If you want to take a group photo involving more than four people, get a ladder. That’s right. Using a ladder and shooting down on a group posed in a circle – particularly larger groups, gives you a chance to make the faces shine. All the faces will be relatively evenly lit. Differences in height are easier to control.

It’s also more flattering to the subjects since they will be looking up at the camera, hiding double-chins etc.

This portrait of the staff of Broadcast Supply Worldwide appeared on a poster they sent to customers and in their catalog sent to thousands of radio stations across the world. I guess they liked the idea.

Join the conversation! 12 Comments

  1. As a small-town reporter I find myself taking a lot of group shots (classes, organizations, etc.) where I don’t really have a lader lying around. Is there a good way to get people together without a ladder?

  2. @Ryan Richardson: Yes, bring a shovel, dig a hole and ask everyone to stand in it :-) No seriously, you can also take a shot like this when leaning out of a window (be careful) or from anything else. I actually saw a professional concert photographer use a hot air balloon for shooting tethered over the crowds with great results.

  3. Agree, and for larger groups you wont even need that long of a lens. I’ve had some success with this approach to group-poses although at a bit larger scale: http://forlev.dk/index.php?id=51&g2_itemId=22809
    That one is taken at 28mm from a 14m tall climbing wall.

  4. I’ll have to see if I can get a hot air balloon expensed, thanks.

  5. Good to talk about this and creativity is always good, but
    to put people to look up looks horrible. If I would be in that
    group I would feel like a idiot and as idiots they do look. Pleas do never put people a be sorry for their existence with putting them to look up like this. This is just how I feel abut this after fotografing weddings and portraits 20 years.

    Have fun, but not on the cost of the models

  6. Wilhelm you’re entitled to your opinion. But the client loved the shot and paid for it. And as someone who has been shooting for 15 years longer than you, I would indeed advise photographers who want to get paid to try this.

    There was no cost to the “models.” They loved the shot.

  7. Hay Scott,

    Just an FYI, for every post that you do I know there are always one or two people dying to take a crack at it / you. I just wanted to say that for each of them there are a whole bunch of us out here who appreciate it.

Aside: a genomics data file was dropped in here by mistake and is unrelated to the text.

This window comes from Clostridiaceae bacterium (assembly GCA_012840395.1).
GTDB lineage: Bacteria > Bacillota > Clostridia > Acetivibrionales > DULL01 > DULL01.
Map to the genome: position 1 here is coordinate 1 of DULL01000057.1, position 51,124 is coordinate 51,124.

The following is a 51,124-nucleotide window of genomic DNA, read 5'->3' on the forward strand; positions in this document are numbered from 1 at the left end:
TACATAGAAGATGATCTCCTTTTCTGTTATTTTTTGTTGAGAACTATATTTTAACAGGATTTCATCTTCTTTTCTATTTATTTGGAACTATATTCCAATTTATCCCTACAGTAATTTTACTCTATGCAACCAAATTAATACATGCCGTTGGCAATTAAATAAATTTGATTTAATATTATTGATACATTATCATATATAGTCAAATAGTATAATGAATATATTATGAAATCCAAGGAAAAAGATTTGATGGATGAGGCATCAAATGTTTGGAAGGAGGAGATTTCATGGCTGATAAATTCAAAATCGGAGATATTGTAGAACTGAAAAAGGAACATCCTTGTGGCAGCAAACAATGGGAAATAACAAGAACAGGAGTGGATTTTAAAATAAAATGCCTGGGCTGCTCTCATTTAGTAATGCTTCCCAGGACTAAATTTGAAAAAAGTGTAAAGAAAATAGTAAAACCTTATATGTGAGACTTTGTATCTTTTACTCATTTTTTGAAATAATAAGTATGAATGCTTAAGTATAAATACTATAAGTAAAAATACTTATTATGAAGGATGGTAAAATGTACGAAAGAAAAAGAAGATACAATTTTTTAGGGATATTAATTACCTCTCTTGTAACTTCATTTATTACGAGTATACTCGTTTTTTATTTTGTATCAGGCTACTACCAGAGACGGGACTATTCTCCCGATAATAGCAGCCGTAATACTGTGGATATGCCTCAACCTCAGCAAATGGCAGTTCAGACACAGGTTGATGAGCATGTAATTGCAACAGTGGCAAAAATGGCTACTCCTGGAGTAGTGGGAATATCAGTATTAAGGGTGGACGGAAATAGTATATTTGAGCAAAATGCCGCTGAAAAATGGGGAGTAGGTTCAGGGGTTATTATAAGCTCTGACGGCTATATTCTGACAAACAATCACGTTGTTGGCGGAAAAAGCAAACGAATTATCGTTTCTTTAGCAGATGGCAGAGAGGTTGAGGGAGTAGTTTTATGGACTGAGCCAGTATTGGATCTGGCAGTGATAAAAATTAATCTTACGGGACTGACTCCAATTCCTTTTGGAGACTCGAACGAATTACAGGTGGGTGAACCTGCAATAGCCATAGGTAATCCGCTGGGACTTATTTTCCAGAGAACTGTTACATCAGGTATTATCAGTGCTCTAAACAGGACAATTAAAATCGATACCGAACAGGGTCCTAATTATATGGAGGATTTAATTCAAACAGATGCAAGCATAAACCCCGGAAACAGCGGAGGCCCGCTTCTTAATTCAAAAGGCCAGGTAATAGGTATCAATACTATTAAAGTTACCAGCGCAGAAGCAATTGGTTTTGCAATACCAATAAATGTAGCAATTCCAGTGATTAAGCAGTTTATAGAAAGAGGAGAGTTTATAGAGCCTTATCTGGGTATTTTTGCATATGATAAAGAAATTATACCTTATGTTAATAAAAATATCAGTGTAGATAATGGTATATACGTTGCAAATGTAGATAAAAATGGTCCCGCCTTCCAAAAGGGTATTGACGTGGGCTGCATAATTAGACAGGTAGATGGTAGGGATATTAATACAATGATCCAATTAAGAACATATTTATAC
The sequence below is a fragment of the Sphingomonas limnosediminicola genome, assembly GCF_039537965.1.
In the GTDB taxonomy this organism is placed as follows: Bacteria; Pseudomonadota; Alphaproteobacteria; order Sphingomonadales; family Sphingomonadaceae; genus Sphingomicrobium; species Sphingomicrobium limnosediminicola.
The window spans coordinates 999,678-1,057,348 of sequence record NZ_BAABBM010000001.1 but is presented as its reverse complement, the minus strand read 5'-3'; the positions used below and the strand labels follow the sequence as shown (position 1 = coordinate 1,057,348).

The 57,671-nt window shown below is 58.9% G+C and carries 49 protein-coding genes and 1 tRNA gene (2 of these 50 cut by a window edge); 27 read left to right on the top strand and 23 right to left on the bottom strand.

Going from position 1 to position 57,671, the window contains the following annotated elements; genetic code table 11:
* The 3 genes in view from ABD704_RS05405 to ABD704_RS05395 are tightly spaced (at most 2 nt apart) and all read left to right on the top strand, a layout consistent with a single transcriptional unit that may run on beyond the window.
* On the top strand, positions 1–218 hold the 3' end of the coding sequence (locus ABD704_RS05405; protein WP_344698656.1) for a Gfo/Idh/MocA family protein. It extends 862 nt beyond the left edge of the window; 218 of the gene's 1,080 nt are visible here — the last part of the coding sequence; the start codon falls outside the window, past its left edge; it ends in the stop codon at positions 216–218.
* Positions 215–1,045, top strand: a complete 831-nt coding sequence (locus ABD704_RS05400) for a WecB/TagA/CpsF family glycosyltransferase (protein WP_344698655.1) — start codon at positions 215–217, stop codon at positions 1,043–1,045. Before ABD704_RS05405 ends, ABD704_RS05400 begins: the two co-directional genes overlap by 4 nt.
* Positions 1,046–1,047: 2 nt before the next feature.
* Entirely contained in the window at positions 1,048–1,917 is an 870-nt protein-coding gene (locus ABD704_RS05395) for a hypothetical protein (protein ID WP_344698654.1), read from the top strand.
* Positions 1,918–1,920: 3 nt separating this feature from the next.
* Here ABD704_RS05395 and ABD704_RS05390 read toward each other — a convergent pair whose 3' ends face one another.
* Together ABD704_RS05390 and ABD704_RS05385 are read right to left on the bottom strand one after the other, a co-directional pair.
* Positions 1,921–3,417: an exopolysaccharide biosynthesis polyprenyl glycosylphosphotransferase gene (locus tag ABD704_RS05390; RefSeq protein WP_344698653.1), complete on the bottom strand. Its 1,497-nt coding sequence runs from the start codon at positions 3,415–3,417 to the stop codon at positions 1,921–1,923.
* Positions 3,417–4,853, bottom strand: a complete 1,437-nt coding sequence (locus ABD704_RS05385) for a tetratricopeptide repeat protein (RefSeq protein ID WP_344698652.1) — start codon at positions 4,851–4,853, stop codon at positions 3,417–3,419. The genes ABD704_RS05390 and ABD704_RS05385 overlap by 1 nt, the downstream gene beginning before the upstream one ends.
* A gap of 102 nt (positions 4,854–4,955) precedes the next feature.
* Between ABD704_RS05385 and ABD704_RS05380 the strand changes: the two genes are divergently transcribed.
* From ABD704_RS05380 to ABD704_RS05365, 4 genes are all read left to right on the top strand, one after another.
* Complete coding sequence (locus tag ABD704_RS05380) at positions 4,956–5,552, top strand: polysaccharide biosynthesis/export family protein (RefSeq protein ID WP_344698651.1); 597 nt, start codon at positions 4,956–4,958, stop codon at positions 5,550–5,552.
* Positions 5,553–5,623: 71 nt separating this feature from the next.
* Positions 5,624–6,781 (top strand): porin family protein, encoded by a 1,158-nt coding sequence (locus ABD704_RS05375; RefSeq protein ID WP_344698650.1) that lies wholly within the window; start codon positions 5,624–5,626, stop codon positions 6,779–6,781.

So thank you and please keep sharing your experiences and opinions with us so we can learn, while understanding that we do not always have to agree.

  8. I maybe over reacted. I have so horrible experiences with portrait photographers who use this method with children. The photographer is simply to lousy to take the camera down from the tripod or to go on the same level as the child and the result is not what it could be and the child has quite big difficulties to complain.

    No matter witch way the group picture is taken it is a lot of fun. More group pictures should be taken, they really are a lot of fun to look at after the years has gone. So nice to see that You Scott got all persons in the picture active and alert, too often that is not the case. All good to You Scott and to all who take part of these pages.

    Nice to share Your thoughts even if I am here in the middle of
    the forest in Finland

  9. I have shot a few groups in my time, and this is great advice

  10. I like the idea. Much better look than the multi-tiered school photo look we all know and love.

    I generally don’t have large groups to photograph, but one tip I’d give on family photos is that … not everyone needs to be in focus all the time. In fact, one of my own family’s favorite photos (and one which always gets a “wow, nice picture” from folks who see it) has the kids sitting on either side of a dry run-off bank with a waterfall behind them. The plane of focus is quite clearly in the middle of the group; the kids nearest the camera are slightly out of focus, and the kids furthest away are also slightly out of focus, while the waterfall behind them is a blurred rush of frothing water. No staged smiles. The photo has great depth IMHO.

    Not sure a client would ever pay for a photo where even one face is out of focus, but IMHO it’s their loss :) Maybe it’s one you can only sell when the client has a little faith in your artistic vision.

  11. […] This Week in Photography has a great tip on How To Pose Groups […]

  12. Good advice here, I feel. If you’re shooting a group of people at a wedding, corporate event, etc. try a chair. I’m 6′ tall and a 2′ chair gets the camera up to nearly 8′, which brings a lot of faces that would otherwise be obscured into good view. Without gaining some height, you’re bound to get a few overlapping heads, which no one likes.

    I just favorited this site. I’m glad to have found it and look forward to exploring! :) Thanks.

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About scottbourne

Founder of Photofocus.com. Retired traveling and unhooking from the Internet.

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